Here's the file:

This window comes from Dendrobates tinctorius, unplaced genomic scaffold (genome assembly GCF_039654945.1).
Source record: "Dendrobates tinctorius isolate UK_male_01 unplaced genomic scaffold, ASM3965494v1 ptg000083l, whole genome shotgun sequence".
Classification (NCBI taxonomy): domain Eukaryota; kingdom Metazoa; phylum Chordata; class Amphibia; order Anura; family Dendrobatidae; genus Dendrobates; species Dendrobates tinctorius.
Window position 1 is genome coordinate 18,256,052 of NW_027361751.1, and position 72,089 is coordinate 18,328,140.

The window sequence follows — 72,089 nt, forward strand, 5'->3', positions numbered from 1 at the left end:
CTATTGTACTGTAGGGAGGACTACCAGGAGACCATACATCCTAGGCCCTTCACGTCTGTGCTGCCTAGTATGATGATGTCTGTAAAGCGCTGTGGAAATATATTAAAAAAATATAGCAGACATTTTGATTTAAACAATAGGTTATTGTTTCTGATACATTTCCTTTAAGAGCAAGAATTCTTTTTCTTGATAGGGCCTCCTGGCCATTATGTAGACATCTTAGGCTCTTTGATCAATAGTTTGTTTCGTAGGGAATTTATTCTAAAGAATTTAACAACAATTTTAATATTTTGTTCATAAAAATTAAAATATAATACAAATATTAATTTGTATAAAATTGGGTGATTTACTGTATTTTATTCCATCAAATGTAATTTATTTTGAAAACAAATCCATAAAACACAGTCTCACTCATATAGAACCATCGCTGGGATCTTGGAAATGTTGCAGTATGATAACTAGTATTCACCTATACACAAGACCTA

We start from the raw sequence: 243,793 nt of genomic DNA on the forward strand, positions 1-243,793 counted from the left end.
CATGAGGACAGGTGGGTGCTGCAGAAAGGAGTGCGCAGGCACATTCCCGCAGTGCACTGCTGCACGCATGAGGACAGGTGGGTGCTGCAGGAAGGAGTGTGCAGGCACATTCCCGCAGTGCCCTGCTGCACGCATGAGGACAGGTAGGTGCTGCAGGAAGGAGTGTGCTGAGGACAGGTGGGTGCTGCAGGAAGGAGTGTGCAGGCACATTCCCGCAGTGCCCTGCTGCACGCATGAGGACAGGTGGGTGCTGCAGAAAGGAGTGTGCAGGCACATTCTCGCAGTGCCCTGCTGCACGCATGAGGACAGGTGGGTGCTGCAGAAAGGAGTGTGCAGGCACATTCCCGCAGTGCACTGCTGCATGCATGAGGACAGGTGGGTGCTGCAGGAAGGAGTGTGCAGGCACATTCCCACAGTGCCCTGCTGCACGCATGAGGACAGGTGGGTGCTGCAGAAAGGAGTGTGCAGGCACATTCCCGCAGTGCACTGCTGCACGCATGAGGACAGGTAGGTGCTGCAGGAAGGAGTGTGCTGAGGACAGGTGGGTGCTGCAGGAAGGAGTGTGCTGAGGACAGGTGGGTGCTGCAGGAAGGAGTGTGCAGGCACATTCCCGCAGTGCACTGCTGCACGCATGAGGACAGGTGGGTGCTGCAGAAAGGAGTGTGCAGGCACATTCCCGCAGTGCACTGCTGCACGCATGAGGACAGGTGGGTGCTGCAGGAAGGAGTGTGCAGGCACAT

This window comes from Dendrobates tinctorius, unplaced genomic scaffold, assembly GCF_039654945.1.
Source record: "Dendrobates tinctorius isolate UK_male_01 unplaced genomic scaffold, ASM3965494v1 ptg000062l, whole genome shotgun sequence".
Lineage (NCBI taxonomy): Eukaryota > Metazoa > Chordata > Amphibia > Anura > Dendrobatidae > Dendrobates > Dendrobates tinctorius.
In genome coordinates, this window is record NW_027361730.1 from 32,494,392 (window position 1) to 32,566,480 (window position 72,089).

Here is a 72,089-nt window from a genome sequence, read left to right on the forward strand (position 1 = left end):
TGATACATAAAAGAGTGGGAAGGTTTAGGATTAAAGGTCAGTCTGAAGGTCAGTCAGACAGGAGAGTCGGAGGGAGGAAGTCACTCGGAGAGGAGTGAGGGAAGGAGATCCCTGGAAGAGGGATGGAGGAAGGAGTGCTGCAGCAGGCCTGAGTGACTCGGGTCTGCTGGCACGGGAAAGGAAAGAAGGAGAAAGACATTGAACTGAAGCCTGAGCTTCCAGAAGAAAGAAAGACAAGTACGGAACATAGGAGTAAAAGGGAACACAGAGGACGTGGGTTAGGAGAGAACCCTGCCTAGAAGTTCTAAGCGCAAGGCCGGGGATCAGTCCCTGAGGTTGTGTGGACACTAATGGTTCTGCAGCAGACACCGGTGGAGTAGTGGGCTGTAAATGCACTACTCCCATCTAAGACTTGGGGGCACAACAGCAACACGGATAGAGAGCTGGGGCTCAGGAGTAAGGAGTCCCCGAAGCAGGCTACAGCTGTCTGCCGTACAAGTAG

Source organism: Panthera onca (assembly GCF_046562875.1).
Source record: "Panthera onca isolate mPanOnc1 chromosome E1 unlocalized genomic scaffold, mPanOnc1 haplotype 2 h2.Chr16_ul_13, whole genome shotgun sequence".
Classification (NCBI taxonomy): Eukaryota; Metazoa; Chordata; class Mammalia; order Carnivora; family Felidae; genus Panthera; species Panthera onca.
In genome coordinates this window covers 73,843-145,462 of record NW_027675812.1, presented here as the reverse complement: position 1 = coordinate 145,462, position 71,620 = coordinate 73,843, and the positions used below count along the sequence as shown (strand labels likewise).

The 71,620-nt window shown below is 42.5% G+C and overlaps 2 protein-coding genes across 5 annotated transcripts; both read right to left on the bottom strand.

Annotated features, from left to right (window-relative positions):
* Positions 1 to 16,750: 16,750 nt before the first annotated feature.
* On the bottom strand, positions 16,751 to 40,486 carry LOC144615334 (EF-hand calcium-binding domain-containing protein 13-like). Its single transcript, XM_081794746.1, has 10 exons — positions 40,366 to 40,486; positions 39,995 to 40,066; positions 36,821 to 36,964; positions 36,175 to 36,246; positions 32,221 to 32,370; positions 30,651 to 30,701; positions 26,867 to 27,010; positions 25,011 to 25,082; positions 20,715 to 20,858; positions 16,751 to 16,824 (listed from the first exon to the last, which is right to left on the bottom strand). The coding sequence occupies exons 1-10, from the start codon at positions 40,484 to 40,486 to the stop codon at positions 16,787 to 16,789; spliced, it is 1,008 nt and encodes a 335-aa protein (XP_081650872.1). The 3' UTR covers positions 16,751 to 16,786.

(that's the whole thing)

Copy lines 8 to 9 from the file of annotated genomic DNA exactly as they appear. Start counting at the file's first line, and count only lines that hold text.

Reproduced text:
CATGAGGACAGGTGGGTGCTGCAGAAAGGAGTGCGCAGGCACATTCCCGCAGTGCACTGCTGCACGCATGAGGACAGGTGGGTGCTGCAGGAAGGAGTGTGCAGGCACATTCCCGCAGTGCCCTGCTGCACGCATGAGGACAGGTAGGTGCTGCAGGAAGGAGTGTGCTGAGGACAGGTGGGTGCTGCAGGAAGGAGTGTGCAGGCACATTCCCGCAGTGCCCTGCTGCACGCATGAGGACAGGTGGGTGCTGCAGAAAGGAGTGTGCAGGCACATTCTCGCAGTGCCCTGCTGCACGCATGAGGACAGGTGGGTGCTGCAGAAAGGAGTGTGCAGGCACATTCCCGCAGTGCACTGCTGCATGCATGAGGACAGGTGGGTGCTGCAGGAAGGAGTGTGCAGGCACATTCCCACAGTGCCCTGCTGCACGCATGAGGACAGGTGGGTGCTGCAGAAAGGAGTGTGCAGGCACATTCCCGCAGTGCACTGCTGCACGCATGAGGACAGGTAGGTGCTGCAGGAAGGAGTGTGCTGAGGACAGGTGGGTGCTGCAGGAAGGAGTGTGCTGAGGACAGGTGGGTGCTGCAGGAAGGAGTGTGCAGGCACATTCCCGCAGTGCACTGCTGCACGCATGAGGACAGGTGGGTGCTGCAGAAAGGAGTGTGCAGGCACATTCCCGCAGTGCACTGCTGCACGCATGAGGACAGGTGGGTGCTGCAGGAAGGAGTGTGCAGGCACAT

This window comes from Dendrobates tinctorius, unplaced genomic scaffold, assembly GCF_039654945.1.